The car rental industry’s day of reckoning may be close

Ilya Alkishin/Shutterstock
The car rental industry is in trouble. And this time, it can’t be fixed by quietly settling out of court with its customers or lobbying a few state lawmakers.

Maybe you’ve seen the recent TV report about the allegedly bogus damage claims filed by Budget against its customers in Canada. You’ve probably said to yourself, “A-ha! I knew they were doing that!

So are a lot of other people.

But why do I think this time is different from all the other times the industry has gotten away with a slap on the wrist?

Walter Bird, that’s why.

Bird rented a Lincoln Towncar from Budget at the Toronto Airport in April. No one offered to do a pre-rental walkaround, and no one was available to inspect the car, he says. They just handed him the keys.

When he returned the car undamaged to Budget, same thing — no one looked at the car.

“The lady at the rental desk just asked me for the mileage,” he says.

You probably know what happens next, don’t you?

Several weeks later, I received an envelope from Budget. Enclosed was an estimate for a new tire, and a copy of a credit card billing for the new tire, charged against my credit card, for a total of $154. I did not receive a cover letter or anything to explain what happened, or why they charged my credit card.

Bird maintains that there was no damage to the car and that Budget sent the wrong customer the bill. Indeed, the mileage and rental rate didn’t match his, and he can’t see his own signature on the bill Budget provided.

I get cases like Bird’s all the time. So why is this one so persuasive?

Because it happened 17 years ago. That’s right, Bird rented the car in 1995, and he’s still fighting.

“There has to be billions that have been made from fraudulent repairs,” he says. “Now, someone is doing something about it.”

I don’t know what will happen to Bird’s case, but if he’s still pushing for justice 17 years later, I have to assume there are others. It only takes a few to make this the car rental industry’s worst nightmare in 2013.

I hope Canadian authorities conduct a full investigation, and that the United States follows up with one of its own. I’m afraid there is much to be discovered.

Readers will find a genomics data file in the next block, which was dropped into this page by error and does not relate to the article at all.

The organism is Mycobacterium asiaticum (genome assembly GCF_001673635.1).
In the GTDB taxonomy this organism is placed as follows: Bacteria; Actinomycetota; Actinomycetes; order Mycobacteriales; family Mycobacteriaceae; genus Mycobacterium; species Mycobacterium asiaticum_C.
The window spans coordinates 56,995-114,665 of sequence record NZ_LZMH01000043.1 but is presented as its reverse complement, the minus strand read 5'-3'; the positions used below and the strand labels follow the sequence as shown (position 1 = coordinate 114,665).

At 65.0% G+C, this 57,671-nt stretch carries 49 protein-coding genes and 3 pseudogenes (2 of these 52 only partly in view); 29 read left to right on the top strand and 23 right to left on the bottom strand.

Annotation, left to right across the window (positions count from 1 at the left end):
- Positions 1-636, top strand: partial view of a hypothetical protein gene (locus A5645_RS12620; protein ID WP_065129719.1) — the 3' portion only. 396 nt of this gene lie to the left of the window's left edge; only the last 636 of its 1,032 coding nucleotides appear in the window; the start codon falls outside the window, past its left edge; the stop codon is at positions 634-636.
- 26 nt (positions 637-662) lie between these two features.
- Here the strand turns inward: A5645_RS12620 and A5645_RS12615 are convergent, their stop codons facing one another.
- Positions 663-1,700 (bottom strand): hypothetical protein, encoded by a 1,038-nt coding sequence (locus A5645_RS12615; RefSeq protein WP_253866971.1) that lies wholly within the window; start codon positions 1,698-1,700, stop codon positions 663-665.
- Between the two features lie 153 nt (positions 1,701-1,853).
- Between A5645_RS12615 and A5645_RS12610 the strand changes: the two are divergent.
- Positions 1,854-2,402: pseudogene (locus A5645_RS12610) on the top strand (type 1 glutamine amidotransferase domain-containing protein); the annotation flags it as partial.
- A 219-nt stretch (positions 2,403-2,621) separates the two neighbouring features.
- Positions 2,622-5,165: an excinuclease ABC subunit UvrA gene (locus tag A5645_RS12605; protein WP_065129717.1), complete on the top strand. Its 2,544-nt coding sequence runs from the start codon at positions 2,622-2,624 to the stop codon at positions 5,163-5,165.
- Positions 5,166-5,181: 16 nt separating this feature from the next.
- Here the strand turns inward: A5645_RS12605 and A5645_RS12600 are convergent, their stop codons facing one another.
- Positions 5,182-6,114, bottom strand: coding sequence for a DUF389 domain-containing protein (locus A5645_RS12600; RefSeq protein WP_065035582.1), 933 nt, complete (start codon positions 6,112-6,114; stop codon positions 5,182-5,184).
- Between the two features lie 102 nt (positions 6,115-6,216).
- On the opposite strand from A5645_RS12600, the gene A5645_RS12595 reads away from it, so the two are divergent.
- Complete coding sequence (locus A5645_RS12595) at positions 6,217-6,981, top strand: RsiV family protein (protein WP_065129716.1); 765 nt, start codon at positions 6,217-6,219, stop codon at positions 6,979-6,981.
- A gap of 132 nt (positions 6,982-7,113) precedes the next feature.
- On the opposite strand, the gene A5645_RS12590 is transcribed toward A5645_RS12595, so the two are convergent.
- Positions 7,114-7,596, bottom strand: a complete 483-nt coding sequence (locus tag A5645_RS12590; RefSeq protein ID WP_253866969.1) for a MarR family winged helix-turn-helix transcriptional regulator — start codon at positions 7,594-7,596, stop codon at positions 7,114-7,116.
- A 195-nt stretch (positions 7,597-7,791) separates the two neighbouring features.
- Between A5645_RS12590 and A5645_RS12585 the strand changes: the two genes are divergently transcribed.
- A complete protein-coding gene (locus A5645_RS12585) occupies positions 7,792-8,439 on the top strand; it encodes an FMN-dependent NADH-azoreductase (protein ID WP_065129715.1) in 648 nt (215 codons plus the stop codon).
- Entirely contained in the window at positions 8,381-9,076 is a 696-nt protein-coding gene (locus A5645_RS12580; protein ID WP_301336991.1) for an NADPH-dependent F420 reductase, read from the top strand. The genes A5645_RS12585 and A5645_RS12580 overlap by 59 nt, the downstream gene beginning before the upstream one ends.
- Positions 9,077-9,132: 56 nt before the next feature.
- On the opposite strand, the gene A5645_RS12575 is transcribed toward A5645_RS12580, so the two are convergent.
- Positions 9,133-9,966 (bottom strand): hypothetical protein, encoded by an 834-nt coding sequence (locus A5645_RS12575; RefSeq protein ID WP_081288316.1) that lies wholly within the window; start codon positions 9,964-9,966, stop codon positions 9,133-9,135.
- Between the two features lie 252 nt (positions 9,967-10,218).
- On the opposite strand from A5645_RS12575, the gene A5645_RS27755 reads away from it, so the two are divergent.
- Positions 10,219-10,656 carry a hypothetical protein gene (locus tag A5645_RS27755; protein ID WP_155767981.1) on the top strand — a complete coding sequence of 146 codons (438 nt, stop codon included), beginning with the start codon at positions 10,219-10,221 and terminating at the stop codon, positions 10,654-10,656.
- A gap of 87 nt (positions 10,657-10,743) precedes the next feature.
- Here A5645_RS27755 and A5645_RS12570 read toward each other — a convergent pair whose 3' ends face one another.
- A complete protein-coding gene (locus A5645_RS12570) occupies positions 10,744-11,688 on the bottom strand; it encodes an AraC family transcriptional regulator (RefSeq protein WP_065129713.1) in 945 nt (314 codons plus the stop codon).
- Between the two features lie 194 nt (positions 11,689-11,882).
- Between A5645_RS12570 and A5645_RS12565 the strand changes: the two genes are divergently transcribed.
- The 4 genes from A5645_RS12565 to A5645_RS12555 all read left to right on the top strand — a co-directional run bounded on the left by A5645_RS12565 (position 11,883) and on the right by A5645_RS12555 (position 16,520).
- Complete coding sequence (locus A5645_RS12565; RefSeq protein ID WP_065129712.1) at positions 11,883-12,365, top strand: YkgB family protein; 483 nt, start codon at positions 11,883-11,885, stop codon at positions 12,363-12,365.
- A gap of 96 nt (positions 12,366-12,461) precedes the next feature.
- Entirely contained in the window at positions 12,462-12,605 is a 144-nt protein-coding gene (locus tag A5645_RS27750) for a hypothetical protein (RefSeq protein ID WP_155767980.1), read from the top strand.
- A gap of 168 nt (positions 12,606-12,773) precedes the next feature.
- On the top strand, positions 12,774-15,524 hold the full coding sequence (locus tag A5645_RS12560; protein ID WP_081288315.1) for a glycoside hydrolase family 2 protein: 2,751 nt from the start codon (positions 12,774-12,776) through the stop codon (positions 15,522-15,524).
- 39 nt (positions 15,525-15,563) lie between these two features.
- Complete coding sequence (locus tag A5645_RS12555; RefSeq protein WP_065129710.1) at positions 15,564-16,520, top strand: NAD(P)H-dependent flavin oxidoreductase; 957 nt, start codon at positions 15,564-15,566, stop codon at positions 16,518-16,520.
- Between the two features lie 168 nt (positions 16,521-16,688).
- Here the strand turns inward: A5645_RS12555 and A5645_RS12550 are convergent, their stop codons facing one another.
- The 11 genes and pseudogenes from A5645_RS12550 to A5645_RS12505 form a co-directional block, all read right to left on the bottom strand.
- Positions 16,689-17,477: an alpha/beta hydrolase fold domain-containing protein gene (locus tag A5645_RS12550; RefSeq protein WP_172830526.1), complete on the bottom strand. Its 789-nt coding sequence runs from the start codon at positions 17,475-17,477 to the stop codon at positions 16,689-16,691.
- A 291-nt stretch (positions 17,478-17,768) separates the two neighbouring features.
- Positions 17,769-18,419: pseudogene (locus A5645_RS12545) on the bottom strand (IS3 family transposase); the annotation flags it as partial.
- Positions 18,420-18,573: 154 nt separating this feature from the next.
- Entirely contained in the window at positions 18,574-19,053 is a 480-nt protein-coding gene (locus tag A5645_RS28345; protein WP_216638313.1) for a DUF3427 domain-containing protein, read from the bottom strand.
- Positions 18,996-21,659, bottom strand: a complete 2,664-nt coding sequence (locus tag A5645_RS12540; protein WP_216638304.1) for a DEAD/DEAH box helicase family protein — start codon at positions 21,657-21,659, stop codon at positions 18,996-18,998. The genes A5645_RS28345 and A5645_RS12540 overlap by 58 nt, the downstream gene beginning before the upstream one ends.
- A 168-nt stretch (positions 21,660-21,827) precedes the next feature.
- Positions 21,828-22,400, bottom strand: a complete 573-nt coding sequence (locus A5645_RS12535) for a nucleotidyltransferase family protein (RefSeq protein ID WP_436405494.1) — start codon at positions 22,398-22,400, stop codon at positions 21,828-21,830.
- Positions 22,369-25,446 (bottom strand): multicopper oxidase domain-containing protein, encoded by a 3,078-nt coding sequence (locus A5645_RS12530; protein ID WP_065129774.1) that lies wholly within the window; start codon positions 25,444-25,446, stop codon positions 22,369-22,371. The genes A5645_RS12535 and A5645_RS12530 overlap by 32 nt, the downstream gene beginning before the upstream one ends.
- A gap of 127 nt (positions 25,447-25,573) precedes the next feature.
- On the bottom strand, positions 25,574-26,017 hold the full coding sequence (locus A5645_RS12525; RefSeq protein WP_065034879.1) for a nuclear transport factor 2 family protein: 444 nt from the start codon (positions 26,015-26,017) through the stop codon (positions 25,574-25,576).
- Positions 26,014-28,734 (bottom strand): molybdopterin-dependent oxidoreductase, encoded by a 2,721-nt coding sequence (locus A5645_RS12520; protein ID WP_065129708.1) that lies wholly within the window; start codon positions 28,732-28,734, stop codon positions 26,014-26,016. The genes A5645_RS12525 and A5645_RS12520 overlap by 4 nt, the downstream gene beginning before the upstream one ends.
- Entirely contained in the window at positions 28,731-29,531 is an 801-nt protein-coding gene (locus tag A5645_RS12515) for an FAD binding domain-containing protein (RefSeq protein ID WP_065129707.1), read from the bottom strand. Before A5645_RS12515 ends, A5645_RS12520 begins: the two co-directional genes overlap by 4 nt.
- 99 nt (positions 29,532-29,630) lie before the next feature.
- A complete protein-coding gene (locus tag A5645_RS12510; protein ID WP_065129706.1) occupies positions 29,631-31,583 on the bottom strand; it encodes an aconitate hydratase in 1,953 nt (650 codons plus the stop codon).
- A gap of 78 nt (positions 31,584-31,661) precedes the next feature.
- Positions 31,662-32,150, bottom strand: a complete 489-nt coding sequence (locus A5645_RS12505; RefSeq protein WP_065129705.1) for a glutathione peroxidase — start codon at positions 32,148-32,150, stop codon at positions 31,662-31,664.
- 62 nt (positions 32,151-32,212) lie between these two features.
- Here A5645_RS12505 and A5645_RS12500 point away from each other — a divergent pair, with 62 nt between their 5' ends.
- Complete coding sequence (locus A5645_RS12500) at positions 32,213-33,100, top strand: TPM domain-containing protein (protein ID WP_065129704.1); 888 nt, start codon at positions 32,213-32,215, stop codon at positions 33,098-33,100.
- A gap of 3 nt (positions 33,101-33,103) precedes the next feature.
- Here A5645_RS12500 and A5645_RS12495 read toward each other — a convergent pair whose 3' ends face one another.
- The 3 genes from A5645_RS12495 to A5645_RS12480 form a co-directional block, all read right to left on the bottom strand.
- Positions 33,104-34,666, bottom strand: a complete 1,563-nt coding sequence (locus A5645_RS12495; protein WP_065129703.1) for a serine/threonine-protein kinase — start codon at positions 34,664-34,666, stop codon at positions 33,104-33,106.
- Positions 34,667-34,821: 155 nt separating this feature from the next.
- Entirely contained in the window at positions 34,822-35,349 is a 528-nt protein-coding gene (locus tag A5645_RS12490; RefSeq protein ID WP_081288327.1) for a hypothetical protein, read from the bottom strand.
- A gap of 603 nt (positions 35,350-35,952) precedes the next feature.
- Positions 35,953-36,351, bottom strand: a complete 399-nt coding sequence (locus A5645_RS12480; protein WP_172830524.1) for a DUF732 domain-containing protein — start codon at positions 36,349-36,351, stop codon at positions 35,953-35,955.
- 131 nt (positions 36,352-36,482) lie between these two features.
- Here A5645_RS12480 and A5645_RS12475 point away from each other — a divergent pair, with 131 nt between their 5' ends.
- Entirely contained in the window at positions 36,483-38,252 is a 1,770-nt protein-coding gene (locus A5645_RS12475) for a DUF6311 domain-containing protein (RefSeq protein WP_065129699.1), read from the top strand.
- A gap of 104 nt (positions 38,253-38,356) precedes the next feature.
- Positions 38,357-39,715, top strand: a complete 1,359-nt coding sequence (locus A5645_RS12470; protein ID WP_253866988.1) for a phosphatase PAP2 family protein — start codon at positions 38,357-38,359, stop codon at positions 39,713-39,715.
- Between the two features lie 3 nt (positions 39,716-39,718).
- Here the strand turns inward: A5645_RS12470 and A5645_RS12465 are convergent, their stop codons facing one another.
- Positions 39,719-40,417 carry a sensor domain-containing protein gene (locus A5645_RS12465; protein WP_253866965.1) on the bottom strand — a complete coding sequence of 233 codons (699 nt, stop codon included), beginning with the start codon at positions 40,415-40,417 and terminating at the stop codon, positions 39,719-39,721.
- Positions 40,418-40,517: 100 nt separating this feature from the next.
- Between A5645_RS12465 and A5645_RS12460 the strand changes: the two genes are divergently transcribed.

It’s too late for me to help Bird — too late by about 16 years — but I’m going to be following this issue closely in 2013 and I’m following up with a bigger story in January.

By the way, be sure to click back here this afternoon for part one of my interview with Allison Ausband, Delta’s head of customer service.

Does the American car rental industry have a repair fraud problem?

View Results

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Christopher Elliott

Christopher Elliott is an author, journalist and consumer advocate. You can read more about him on his personal website or contact him at Got a question or comment? You can post it on the new forum.

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  • sirwired

    Whether or not they have a major problem, they certainly aren’t doing themselves any favors by continuing to do things like file damage claims well after turn in, or not taking high-resolution pictures of every car before it leaves the lot.


    Budget is the WORST and I will never ever rent from them again!

    Also a good idea to check to see what protection you have from your credit card and personal insurance always domestic and international!

  • EdB

    I found it hard to really vote on this one. “Does the American car rental industry have a repair fraud problem?” I don’t think the car rental industry itself has a problem. From what I have read on here, it is just one, Enterprise, with a corporate wide problem and several franchises that are causing the problems. I’m just hoping in the end, something is done, and quick, about this.

  • Steve Rabin

    I’m not sure it is strictly the rental car companies themselves, but their franchisees, some of whom are less than scrupulous…and trying to recoup whatever they can from whomever they can soak for the so-called damage.

  • bruceincharlotte

    I’ve been fortunate to have rented dozens of cars and I’ve never had a problem with any of them. This year, I rented so many from National that I am now “Executive Elite.” Yay, me.

    But I still prepare for problems – I never choose a car that has damage and when I return the car, I take a half dozen digital pictures of the car, at every angle and especially the windshield. Because I’ve learned from reading your columns that mistakes happen (intentional or otherwise, I’m not saying). Be prepared.

  • Raven_Altosk

    Exactly what Steve R said. It’s the franchisees who are often to blame. I swear the owners offer incentives to their workers to find “damage.”

    I encountered a very “enthusiastic” young lady working at a rental company I no longer use at all costs. While I was picking up the car and she was trying to “upsell” me the ridiculous insurance, she kept asking me what my deductible was. I told her “You don’t need to know that.” She became increasingly frustrated with me and even at one point told me I couldn’t have the car until I gave her this information. I finally said, “It’s enough for me to know and you not to worry about, sweetness.”